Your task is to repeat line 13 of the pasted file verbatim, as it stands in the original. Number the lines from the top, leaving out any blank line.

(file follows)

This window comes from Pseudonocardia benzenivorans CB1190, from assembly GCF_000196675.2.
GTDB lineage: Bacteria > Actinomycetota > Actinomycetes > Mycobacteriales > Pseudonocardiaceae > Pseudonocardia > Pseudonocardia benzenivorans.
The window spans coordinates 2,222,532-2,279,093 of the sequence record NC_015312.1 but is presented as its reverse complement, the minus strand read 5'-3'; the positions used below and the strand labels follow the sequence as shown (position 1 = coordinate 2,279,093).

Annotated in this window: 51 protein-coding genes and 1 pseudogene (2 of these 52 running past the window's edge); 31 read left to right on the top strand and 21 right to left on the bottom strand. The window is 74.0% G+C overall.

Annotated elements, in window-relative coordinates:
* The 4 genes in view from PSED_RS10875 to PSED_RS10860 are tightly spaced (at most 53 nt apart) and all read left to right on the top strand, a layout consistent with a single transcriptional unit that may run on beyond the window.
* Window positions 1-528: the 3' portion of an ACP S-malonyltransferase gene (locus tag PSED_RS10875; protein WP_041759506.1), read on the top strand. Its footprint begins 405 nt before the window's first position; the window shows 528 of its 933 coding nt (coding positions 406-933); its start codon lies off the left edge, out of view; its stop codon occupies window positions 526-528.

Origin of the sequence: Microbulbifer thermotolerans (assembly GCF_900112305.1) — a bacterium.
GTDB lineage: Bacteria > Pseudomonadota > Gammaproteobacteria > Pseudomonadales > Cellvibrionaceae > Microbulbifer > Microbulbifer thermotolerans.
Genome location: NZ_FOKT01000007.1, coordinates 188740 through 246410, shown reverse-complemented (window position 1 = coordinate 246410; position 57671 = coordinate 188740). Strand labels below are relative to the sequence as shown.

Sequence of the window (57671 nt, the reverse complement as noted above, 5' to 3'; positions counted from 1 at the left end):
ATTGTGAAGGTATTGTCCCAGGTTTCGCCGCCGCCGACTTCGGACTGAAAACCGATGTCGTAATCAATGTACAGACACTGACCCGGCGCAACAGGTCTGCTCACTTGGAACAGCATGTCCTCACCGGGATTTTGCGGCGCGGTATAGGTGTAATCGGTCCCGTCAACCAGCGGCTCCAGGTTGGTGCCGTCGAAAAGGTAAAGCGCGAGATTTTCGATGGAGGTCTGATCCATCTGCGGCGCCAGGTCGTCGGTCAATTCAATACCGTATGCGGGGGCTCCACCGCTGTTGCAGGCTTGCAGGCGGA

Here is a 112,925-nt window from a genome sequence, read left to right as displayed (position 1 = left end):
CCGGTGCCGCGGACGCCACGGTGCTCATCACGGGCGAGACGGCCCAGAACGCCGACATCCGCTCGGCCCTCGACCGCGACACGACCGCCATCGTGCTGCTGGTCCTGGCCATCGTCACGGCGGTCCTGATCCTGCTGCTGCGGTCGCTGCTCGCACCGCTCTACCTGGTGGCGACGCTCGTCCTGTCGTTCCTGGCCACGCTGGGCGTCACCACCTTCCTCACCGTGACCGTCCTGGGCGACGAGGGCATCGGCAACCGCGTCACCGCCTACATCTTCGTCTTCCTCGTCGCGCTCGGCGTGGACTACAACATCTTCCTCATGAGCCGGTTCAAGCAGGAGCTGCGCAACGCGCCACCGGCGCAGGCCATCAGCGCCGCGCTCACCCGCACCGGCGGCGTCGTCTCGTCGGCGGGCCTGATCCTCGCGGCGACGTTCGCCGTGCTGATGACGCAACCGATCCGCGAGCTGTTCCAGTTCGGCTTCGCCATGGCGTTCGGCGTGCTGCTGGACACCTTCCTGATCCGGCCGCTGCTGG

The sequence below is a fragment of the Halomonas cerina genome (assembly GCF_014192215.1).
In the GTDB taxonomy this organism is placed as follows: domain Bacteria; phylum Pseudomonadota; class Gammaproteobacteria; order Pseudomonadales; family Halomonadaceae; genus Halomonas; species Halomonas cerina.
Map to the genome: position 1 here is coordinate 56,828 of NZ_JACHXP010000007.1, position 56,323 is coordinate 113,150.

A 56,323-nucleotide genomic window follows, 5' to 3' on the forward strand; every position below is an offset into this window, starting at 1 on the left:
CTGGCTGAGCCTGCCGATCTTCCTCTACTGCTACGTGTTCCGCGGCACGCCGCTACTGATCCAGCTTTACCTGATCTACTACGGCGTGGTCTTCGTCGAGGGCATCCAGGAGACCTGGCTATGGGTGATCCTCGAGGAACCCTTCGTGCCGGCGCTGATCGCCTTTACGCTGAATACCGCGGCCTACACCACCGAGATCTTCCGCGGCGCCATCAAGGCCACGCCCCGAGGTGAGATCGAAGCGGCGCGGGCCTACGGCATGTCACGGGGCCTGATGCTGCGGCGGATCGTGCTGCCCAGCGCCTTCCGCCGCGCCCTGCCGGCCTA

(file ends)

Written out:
Here is a 112,925-nt window from a genome sequence, read left to right as displayed (position 1 = left end):